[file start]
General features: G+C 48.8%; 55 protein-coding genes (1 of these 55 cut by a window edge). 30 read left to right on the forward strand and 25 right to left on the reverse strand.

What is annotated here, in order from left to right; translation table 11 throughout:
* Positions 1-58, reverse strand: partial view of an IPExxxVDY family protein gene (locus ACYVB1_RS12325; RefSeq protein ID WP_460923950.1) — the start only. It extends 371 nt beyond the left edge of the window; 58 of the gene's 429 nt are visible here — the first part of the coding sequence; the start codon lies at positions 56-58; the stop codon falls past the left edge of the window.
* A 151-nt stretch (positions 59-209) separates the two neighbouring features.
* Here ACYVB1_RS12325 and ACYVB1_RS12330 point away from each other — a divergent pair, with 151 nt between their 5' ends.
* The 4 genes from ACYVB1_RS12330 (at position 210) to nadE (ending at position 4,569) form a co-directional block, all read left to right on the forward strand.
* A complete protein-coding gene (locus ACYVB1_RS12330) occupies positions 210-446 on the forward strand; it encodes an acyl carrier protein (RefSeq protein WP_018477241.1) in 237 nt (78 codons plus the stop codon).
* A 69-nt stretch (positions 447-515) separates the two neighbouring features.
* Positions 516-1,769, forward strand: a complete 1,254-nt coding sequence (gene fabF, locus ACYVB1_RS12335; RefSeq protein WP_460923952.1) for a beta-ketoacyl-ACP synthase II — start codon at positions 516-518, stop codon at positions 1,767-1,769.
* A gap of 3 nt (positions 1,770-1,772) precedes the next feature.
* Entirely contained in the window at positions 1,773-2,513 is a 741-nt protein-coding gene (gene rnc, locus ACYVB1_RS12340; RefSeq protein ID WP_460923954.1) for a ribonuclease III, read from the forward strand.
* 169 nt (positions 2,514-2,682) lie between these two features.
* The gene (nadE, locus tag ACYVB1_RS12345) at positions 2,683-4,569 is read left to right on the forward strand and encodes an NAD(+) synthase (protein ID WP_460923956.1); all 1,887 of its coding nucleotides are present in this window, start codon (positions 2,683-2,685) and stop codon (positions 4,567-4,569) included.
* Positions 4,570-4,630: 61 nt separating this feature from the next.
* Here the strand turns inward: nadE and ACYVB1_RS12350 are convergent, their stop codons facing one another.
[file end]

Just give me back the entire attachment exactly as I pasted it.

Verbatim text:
General features: G+C 48.8%; 55 protein-coding genes (1 of these 55 cut by a window edge). 30 read left to right on the forward strand and 25 right to left on the reverse strand.

What is annotated here, in order from left to right; translation table 11 throughout:
* Positions 1-58, reverse strand: partial view of an IPExxxVDY family protein gene (locus ACYVB1_RS12325; RefSeq protein ID WP_460923950.1) — the start only. It extends 371 nt beyond the left edge of the window; 58 of the gene's 429 nt are visible here — the first part of the coding sequence; the start codon lies at positions 56-58; the stop codon falls past the left edge of the window.
* A 151-nt stretch (positions 59-209) separates the two neighbouring features.
* Here ACYVB1_RS12325 and ACYVB1_RS12330 point away from each other — a divergent pair, with 151 nt between their 5' ends.
* The 4 genes from ACYVB1_RS12330 (at position 210) to nadE (ending at position 4,569) form a co-directional block, all read left to right on the forward strand.
* A complete protein-coding gene (locus ACYVB1_RS12330) occupies positions 210-446 on the forward strand; it encodes an acyl carrier protein (RefSeq protein WP_018477241.1) in 237 nt (78 codons plus the stop codon).
* A 69-nt stretch (positions 447-515) separates the two neighbouring features.
* Positions 516-1,769, forward strand: a complete 1,254-nt coding sequence (gene fabF, locus ACYVB1_RS12335; RefSeq protein WP_460923952.1) for a beta-ketoacyl-ACP synthase II — start codon at positions 516-518, stop codon at positions 1,767-1,769.
* A gap of 3 nt (positions 1,770-1,772) precedes the next feature.
* Entirely contained in the window at positions 1,773-2,513 is a 741-nt protein-coding gene (gene rnc, locus ACYVB1_RS12340; RefSeq protein ID WP_460923954.1) for a ribonuclease III, read from the forward strand.
* 169 nt (positions 2,514-2,682) lie between these two features.
* The gene (nadE, locus tag ACYVB1_RS12345) at positions 2,683-4,569 is read left to right on the forward strand and encodes an NAD(+) synthase (protein ID WP_460923956.1); all 1,887 of its coding nucleotides are present in this window, start codon (positions 2,683-2,685) and stop codon (positions 4,567-4,569) included.
* Positions 4,570-4,630: 61 nt separating this feature from the next.
* Here the strand turns inward: nadE and ACYVB1_RS12350 are convergent, their stop codons facing one another.